Wednesday, April 23, 2014

DCIS - YOU'RE CURED. . . . What? I'm supposed to have a written survivor plan?

 "Beginning next year, the American College of Surgeons Commission on Cancer will require a written survivorship care plan for every survivor after completion of primary treatment." medpage Apr. 21.  The article showed that cancer doctors are not doing this now.   

What do I have instead?  What did I do for myself to plan for survival?  

I went back to the surgeon a month or two after radiation for some pain near the radiation and surgery sites.    He said some radiation effects last.   He told me to call the radiological oncologist.   

 I dialed her number and got a nurse who is not good at talking with patients.  I didn't insist on seeing the doctor.   

What about the medical oncologist?

Tamoxifen.  I told him I thought it just made my regular problems somewhat worse, I hadn't seen a specific new problem.  What bothered me was depression and I couldn't lose weight.  He told me we should take the depression seriously, and put me on an every-3-month visit schedule. I got an order to have blood drawn before the next visit.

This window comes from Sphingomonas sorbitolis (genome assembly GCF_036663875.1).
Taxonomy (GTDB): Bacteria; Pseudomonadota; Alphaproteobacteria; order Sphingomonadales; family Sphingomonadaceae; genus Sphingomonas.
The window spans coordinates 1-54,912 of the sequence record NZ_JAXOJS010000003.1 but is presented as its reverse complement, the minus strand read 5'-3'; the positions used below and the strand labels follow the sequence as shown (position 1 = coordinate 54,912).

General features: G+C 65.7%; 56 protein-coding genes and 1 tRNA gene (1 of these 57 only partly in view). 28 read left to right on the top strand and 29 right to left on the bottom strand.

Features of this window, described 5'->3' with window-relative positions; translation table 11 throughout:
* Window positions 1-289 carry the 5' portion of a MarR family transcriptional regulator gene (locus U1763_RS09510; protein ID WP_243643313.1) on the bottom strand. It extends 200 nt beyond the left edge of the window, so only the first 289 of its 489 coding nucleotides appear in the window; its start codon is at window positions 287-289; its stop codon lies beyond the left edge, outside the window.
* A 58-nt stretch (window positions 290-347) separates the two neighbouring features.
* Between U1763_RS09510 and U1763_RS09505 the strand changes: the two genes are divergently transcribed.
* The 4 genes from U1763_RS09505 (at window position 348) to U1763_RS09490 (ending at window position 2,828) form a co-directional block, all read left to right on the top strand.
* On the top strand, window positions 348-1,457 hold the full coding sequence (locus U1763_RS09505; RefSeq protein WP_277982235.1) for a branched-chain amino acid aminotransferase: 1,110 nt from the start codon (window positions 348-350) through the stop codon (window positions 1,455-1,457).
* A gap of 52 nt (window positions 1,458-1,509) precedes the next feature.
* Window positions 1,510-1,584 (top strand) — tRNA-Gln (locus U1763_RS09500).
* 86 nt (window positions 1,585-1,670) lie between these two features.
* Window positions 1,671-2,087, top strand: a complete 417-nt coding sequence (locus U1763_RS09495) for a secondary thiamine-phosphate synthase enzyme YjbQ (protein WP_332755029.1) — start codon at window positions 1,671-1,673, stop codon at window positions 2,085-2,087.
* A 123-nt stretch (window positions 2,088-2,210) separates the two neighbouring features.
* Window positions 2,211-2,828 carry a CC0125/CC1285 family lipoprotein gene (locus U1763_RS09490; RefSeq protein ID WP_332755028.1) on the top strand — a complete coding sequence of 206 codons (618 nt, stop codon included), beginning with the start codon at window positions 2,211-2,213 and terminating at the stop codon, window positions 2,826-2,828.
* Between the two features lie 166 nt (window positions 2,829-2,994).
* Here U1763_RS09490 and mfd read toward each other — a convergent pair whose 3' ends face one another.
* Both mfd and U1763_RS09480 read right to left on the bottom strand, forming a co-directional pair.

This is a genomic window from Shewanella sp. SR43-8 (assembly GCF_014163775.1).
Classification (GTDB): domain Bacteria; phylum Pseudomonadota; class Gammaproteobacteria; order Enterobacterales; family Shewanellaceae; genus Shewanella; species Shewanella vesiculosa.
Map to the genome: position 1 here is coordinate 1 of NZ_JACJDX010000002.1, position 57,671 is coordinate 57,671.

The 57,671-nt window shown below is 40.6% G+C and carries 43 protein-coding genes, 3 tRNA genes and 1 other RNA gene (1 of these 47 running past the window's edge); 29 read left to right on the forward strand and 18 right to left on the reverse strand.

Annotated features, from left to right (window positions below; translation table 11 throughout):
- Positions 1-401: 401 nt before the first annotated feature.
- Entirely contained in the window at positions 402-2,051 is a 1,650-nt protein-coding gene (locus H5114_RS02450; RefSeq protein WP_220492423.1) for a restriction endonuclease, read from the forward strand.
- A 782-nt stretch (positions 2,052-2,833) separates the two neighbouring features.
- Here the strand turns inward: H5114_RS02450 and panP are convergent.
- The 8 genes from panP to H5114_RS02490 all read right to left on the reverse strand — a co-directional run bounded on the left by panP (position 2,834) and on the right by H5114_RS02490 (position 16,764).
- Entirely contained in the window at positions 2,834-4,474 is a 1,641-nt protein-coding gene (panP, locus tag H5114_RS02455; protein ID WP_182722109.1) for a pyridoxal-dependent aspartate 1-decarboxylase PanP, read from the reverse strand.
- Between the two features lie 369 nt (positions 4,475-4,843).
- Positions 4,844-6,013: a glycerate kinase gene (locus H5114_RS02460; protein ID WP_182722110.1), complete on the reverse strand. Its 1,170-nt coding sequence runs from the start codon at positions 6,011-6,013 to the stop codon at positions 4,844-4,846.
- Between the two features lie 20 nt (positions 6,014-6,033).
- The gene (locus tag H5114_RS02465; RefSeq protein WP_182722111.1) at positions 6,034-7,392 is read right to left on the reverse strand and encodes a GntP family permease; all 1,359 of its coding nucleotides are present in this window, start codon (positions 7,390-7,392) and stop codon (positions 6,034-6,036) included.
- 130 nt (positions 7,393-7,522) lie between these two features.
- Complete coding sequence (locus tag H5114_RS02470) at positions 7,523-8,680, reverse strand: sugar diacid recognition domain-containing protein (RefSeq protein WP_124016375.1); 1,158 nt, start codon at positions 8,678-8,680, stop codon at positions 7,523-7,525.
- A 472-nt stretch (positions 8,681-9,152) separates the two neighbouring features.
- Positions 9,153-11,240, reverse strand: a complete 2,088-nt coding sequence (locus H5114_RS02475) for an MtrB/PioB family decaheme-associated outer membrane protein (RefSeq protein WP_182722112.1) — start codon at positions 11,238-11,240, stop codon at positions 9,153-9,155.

I'm wondering what should be on a written survival plan.  
A written plan would not have helped with things that don't require any new or ongoing actions.  
One problem: doctors who are not good at explaining things aloud may not be any better at writing clearly what to do. Or what they will do.

Do  DCIS patients need a written long-term plan?

Without one, what can we do?

We can do our research, even with other survivors.  
We can ask the doctor about specific items we've read and heard about that concern us.
We can take a list of items with us to the doctor.
We can insist he answer when we ask about daily and weekly and yearly care.
We can avoid expecting oncologists to be mind-readers.

For example:  I read about thyroid and other hormones.  I told the medical oncologist I hadn't had a thyroid test for years and asked if I should.  He ordered one. The moral of that story is:  If you're taking a medicine when you meet the oncologist, he may think your primary doc is checking on it.

If we had a written survivorship plan, I think we would already know most of what would be on it.

We would follow through on it about as well as we have on medical plans so far in our lives.

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